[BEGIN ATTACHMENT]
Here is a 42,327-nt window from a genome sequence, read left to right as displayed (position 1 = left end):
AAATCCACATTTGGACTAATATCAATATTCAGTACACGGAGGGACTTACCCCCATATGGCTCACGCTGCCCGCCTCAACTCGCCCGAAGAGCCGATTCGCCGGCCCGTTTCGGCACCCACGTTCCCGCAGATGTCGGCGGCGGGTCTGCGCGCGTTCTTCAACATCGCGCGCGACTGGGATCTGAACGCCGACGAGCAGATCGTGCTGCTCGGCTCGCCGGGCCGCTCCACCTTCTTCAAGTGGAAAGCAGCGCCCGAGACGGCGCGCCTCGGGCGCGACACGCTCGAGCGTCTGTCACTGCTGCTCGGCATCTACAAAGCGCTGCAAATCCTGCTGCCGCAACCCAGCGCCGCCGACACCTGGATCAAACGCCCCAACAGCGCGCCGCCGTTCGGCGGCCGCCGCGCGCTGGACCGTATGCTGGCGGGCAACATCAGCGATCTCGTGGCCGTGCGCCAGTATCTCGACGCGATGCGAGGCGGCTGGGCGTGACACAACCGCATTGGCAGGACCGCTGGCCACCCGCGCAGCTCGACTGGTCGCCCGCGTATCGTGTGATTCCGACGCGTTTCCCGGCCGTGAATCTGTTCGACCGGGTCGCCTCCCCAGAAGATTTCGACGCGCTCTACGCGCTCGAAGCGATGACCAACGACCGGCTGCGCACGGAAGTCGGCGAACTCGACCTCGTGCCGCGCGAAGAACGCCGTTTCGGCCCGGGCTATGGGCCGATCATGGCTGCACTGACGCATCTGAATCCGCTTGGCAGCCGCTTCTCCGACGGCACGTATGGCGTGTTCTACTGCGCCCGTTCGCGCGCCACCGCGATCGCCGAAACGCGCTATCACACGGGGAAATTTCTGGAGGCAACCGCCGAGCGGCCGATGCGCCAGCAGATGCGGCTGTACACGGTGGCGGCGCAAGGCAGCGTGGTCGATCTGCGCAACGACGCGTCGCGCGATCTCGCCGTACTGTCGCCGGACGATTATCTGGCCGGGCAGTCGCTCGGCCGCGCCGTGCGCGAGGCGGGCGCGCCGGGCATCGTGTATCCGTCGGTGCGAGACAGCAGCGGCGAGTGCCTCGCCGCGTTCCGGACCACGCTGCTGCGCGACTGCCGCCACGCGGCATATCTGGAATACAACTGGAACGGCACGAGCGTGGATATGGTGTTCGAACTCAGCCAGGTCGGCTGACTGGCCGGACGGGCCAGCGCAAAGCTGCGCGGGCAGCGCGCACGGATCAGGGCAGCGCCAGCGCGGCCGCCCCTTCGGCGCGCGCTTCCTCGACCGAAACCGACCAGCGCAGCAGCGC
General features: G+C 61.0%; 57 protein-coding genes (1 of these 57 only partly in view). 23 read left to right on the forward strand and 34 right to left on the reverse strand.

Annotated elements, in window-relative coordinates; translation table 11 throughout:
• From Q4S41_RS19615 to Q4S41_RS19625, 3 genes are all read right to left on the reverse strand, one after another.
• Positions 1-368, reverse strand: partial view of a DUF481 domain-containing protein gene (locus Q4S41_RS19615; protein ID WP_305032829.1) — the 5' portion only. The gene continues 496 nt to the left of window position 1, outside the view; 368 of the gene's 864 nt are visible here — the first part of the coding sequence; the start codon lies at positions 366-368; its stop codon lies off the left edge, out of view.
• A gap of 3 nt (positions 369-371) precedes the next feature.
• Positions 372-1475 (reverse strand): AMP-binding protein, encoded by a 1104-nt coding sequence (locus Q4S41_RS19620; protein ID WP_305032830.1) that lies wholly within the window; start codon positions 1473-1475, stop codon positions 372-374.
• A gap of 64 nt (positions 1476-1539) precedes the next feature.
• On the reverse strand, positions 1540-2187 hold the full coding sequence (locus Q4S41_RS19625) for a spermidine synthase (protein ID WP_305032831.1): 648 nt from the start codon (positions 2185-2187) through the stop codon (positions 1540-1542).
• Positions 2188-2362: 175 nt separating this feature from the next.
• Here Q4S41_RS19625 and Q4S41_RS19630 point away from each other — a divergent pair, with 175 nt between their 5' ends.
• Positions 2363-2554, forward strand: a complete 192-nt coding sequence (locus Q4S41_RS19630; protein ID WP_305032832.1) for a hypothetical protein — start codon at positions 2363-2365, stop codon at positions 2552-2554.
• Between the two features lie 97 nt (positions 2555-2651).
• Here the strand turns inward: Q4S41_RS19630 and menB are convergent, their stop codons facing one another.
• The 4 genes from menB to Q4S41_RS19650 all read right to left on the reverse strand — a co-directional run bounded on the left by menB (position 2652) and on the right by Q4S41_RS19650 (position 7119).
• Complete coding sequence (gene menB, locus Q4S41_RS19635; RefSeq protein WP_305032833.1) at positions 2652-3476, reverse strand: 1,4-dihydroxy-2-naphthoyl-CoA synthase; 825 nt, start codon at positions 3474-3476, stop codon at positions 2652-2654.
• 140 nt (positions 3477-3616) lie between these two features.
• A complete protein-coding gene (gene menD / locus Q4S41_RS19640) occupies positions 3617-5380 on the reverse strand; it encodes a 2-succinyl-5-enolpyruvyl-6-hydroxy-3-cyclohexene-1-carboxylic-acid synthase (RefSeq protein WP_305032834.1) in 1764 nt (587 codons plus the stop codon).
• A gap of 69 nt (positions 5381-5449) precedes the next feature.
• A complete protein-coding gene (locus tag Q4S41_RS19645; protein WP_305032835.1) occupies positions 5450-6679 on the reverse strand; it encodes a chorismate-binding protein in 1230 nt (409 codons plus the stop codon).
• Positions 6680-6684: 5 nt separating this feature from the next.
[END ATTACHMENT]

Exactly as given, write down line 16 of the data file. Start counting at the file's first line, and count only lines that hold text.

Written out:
• The 4 genes from menB to Q4S41_RS19650 all read right to left on the reverse strand — a co-directional run bounded on the left by menB (position 2652) and on the right by Q4S41_RS19650 (position 7119).